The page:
Can retirement ruin your marriage?
Older couples may find retirement to be a challenge to their marriage, according to this article from the Washington Post. “While you may view retirement as a long-anticipated emancipation from the work world, it is also a period of considerable change and adjustment...,” says an expert. "For some couples, the fact that they have been drifting apart for years could be masked or ignored because most of their time and attention is devoted to their careers or raising a family. For these couples, suddenly spending more time together may present a reality they aren’t prepared for.”

These 4 things are pushing your retirement farther away
More education enables people to have a less physically demanding job, allowing them to stay longer in the labor force and retire later in life, according to this article on MarketWatch, citing an economics research paper recently distributed by the National Bureau of Economic Research. More women are also now part of the workforce because they need to build their nest egg and make up for lost time from looking after loved ones. Research suggests that spouses tend to retire around the same time as one another. Which means if women are working longer, their husbands may be as well. The shift to defined contribution plans and reform with Social Security also contribute to many workers' decision to defer retirement.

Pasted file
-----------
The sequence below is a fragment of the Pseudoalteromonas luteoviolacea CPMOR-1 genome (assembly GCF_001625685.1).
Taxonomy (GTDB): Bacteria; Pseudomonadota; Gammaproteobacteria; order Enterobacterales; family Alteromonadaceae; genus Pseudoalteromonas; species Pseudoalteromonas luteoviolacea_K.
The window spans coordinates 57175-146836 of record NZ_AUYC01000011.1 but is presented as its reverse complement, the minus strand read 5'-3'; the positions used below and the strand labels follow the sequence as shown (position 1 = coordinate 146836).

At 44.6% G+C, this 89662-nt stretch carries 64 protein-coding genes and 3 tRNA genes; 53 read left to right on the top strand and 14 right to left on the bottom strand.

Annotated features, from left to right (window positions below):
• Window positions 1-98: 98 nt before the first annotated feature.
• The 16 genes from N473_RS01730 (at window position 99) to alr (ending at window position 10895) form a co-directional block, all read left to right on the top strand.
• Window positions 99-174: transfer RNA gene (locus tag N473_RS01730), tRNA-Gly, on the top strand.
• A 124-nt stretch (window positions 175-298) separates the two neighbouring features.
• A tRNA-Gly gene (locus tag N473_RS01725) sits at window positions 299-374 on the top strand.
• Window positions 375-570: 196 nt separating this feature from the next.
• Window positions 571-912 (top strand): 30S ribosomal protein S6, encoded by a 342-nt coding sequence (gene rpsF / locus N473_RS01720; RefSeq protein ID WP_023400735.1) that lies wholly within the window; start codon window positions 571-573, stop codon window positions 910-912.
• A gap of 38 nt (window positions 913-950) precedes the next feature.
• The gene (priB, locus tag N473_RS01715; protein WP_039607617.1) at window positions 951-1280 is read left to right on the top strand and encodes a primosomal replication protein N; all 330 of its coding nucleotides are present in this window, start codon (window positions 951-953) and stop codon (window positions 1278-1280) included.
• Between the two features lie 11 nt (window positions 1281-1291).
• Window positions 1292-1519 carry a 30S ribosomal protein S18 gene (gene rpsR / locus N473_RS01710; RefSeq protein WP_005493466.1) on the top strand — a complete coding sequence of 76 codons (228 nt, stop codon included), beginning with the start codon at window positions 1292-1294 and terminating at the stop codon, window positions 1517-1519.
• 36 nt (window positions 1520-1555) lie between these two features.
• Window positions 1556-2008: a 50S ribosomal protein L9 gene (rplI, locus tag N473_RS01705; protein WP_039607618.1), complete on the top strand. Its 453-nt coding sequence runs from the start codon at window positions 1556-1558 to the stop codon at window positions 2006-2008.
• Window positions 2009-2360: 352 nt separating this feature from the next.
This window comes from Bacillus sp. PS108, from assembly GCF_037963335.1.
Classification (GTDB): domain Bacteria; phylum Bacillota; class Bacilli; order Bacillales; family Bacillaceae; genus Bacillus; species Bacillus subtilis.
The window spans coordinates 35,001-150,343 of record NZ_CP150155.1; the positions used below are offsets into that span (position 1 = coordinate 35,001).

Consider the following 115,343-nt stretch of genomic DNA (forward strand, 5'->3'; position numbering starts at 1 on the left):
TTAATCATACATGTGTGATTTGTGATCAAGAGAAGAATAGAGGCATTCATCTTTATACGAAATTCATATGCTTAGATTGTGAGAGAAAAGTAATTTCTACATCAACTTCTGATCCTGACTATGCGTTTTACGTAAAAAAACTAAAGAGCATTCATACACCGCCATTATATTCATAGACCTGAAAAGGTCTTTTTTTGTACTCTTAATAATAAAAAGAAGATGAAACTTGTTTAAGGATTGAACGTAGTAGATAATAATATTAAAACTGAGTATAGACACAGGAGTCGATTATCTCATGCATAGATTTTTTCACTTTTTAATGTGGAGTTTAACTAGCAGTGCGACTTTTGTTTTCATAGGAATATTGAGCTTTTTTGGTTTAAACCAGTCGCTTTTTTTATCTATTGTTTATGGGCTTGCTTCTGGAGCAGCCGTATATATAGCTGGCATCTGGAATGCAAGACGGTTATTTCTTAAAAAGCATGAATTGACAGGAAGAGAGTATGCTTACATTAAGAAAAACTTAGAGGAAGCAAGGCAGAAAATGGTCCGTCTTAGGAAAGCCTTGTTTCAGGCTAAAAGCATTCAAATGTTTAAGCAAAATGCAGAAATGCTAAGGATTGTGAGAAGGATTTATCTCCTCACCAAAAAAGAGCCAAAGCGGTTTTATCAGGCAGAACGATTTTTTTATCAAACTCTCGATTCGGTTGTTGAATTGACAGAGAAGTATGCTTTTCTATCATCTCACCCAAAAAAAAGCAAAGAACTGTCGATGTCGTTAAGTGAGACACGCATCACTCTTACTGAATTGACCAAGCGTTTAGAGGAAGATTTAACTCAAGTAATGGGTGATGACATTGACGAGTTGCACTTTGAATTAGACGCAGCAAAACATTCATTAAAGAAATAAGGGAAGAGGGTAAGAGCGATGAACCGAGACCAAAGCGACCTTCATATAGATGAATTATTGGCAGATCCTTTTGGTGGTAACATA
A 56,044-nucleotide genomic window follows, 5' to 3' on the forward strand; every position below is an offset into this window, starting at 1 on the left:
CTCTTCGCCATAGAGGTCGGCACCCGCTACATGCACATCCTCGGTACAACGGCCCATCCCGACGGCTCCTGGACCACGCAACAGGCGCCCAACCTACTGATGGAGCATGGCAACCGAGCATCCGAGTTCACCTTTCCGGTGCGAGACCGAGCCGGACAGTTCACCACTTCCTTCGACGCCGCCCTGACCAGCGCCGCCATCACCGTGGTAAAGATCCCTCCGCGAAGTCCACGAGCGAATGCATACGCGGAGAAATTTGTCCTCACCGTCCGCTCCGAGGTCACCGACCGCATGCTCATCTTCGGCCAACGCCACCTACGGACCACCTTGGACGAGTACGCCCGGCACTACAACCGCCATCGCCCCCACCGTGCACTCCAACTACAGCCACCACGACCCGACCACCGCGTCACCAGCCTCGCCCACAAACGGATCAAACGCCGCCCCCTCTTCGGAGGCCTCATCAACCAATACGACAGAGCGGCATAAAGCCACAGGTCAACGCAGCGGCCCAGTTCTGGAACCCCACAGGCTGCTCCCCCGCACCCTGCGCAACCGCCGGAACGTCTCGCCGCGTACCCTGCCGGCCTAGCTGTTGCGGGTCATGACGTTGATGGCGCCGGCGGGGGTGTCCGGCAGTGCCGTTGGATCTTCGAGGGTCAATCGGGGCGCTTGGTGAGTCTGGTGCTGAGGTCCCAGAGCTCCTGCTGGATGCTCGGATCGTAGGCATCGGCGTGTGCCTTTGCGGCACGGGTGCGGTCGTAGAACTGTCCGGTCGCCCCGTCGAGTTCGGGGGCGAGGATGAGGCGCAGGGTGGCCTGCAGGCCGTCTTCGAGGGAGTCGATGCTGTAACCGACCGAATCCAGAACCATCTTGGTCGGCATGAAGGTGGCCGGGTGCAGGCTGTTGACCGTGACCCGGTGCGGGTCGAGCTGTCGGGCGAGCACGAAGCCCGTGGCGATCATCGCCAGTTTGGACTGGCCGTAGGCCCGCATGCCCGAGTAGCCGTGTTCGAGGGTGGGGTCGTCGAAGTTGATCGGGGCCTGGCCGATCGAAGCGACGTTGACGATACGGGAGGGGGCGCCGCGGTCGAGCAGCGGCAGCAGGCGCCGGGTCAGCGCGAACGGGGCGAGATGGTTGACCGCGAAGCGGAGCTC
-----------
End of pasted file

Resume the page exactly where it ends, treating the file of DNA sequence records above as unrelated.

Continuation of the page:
42% of women fear they'll run out of money by age 80. Are they right?
A study by Merrill Lynch and Age Wave has found that 42% of women are concerned that they will outlive their nest egg when they reach the age of 80, according to this article on personal finance website Motley Fool. These poll participants' fears are not unfounded, as they have failed to save at least $738,000, the amount they would need to have a comfortable retirement, the study says. Older female workers who don't have sizeable savings should opt to work longer to give themselves more time to save, allow their savings to grow more and boost their Social Security retirement benefits.

What happens when your pension fund runs out of money
Many retirees experienced a reduction in their pension benefits, as their plans became insolvent because of the financial crisis, according to this article on CNNMoney. A report by researchers from the Center for Retirement Research at Boston College states that struggling multi-employer funds need some $76 billion to address their financial woes. "Understandably, the remaining employers left holding the bag haven't always been willing or able to pick up the slack," says an expert.

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